Energise your waste

The last week in January has been earmarked as the UK’s Big Energy Saving Week. With a focus on helping people cut their energy bills and making homes more energy efficient, there is a natural tie-in with the environmental issues. Not to mention the on-going targets to reduce our reliance on fossil fuels to power our lives.

Gas, coal and nuclear power are still the main sources of generating electricity and provide us with heat and light, alongside the ability to manufacture goods and provide services. Indeed, gas continues to be the main source of the UK’s power, with about 40% of the UK’s energy in Q2 2018 coming from gas-fired plants. However as we all know, these sources of energy are finite and will eventually run out.

With this in mind, encouraging individuals and organisations to cut down on their energy consumption and use more energy efficient appliances is just one element of preserving the fossil fuels we seem so keen on wasting. Perhaps we should instead be taking a closer look at alternative materials and processes that can contribute to power generation.

Renewable energy sources such as wind turbines, solar power and water mills have all been put to the test and are now successfully providing energy to the UK. Indeed, in Q2 2018, renewable sources accounted for 28% the UK’s energy production, as shown below.

  • 7%: Gas-fired power stations
  • 1%: Renewables
  • 5%: Nuclear plants
  • 3%: Coal-fired power stations
  • 4%: Electricity imports

The move to renewable energy is all well and good but each has its own individual issues and hurdles. One other energy source considered to be partly renewable is RDF, otherwise known as refuse-derived fuel.

Less well known than its renewable counterparts, RDF refers to the creation of power by burning waste.  Currently in the UK there are resources to do this but not on the scale of other energy sources. Other nations however, have already realised the benefits of harnessing energy from rubbish. Norther European countries, including the Netherlands, Germany, Sweden and Norway, are pioneers in this technology, which not only cuts down our reliance on fossil fuels, but also finds a home for waste that would otherwise end up in landfill.

What is RDF?

Refuse derived fuel (RDF) is a material that is manufactured from both business and domestic waste. It includes biodegrable materials, plastics, wood and anything else that has a calorific value but has not made the grade for recycling.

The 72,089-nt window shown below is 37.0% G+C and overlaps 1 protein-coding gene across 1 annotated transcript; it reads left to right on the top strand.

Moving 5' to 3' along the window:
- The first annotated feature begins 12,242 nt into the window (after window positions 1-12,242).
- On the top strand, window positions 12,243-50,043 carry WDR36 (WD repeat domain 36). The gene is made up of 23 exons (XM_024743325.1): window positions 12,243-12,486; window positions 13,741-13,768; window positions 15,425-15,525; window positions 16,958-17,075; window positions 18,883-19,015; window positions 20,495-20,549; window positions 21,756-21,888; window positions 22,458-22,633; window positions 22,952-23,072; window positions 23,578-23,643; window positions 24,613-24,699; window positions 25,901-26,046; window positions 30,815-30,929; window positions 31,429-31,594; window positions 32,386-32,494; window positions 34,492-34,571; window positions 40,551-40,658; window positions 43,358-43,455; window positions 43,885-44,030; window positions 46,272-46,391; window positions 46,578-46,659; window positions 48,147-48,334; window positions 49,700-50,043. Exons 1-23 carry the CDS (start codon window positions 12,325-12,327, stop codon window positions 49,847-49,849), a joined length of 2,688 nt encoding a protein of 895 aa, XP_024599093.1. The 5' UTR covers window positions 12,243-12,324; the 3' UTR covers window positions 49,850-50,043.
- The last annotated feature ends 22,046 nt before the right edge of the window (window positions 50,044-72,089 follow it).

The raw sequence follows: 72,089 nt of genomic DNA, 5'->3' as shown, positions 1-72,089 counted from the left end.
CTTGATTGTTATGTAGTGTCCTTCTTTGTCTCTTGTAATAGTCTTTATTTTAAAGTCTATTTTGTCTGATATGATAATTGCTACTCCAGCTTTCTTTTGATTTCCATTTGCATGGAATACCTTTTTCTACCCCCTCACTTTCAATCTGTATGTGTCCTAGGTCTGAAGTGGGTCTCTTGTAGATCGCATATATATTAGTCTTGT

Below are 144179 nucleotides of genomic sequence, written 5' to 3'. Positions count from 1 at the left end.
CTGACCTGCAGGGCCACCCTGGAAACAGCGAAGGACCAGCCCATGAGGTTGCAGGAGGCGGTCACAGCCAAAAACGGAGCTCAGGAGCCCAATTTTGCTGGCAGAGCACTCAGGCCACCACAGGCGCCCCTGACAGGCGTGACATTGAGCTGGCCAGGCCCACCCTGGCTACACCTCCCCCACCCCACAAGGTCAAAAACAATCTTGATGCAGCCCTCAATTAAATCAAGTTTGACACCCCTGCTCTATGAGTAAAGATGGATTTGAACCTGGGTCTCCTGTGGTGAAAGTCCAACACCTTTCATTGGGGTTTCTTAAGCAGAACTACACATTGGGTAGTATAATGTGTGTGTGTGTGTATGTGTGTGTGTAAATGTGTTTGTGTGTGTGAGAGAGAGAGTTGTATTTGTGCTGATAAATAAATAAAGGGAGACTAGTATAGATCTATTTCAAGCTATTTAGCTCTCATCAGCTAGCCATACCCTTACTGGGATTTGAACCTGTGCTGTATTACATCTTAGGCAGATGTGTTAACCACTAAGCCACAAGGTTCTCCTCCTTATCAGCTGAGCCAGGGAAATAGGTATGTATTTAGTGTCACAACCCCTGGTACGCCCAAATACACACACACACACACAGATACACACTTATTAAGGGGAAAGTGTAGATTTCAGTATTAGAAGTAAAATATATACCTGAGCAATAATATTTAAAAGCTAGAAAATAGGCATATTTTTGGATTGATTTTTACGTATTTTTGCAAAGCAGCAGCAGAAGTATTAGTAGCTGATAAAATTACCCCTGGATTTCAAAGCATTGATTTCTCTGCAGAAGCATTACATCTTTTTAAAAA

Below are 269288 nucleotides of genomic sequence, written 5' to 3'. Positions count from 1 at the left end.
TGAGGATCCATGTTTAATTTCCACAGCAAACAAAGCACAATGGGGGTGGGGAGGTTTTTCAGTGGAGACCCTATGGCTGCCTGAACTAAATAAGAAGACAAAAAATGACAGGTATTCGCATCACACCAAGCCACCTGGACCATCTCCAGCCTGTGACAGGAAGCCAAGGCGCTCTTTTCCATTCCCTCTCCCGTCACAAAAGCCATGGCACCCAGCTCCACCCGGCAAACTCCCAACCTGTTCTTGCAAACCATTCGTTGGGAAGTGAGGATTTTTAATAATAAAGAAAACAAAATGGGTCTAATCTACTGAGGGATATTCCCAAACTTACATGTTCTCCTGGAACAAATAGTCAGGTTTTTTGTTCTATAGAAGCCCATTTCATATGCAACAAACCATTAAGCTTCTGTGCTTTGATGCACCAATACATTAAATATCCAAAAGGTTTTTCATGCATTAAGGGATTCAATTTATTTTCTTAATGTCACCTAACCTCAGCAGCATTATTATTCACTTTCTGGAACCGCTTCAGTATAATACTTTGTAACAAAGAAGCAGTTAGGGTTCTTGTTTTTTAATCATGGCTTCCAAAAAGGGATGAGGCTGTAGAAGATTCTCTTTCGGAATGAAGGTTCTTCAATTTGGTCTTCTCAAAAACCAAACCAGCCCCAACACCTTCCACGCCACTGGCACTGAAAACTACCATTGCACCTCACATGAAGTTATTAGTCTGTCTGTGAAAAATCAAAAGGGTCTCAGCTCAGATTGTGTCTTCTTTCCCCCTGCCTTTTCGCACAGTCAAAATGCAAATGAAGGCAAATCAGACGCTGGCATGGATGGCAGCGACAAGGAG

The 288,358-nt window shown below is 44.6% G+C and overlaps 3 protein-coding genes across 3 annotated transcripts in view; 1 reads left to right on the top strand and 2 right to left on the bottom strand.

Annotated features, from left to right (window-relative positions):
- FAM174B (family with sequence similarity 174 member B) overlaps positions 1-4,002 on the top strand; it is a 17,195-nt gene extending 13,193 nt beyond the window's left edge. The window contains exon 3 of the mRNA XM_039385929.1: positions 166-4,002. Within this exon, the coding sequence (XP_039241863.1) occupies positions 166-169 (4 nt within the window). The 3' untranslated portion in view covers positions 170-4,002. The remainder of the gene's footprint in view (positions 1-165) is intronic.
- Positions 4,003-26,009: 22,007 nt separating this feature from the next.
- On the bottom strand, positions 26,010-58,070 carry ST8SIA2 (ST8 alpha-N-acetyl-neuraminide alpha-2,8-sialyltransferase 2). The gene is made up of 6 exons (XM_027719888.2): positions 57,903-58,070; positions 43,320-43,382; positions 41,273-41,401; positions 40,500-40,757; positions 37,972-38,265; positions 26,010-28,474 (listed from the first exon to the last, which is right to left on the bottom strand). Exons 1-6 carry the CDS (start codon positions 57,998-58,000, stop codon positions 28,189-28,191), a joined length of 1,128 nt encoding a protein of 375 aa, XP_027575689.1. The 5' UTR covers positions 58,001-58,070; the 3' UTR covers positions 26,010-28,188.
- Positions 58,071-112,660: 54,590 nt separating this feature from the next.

Items that are non-combustible such as glass and metal are segregated from the RDF which once sorted is then shredded ready for burning. There is also the potential for the raw RDF to be dehydrated and put through extra segregation processes to create SRF (solid recovered fuel). Solid recovered fuel is a more concentrated, dryer form of RDF that has a higher calorific value and produces more energy.

Once processed, both RDF and SRF are shipped to specialist plants where the material is processed for combustion to create heat and energy.

The Benefits of RDF

The benefits of RDF and SRF are two-fold. Ultimately not all waste can be recycled. This can be for a variety of reasons. The material may be so scarce or difficult to recycle that there may not be any commercial benefit in doing so. Alternatively, the material may be contaminated by food or liquid, or it may be too small to segregate. Whatever the reason, it is unlikely that any recycling company will be able to recycle 100% of the waste it collects. Historically these ‘left-overs’ would be sent directly to landfill and the waste management company would pay fees to send it there.

Today more and more waste management and recycling companies are realising the benefits of creating bales of RDF instead of sending this surplus waste to landfill. Cawleys for example are committed to eradicating landfill requirements from its depots and have been pioneers in championing this new technology. Not only is it more environmentally friendly than sending waste to landfill, it also provides a more cost-effective disposal stream.

The second benefit of RDF is environmental. As we all know, our natural resources are on the fast track to running out. There is only so much coal we can extract from our planet. The renewable energy sources discussed above have a huge part to play in reducing our reliance on fossil fuels but if we can harness the power of the tonnes of waste we produce each day, surely that’s a win win situation.


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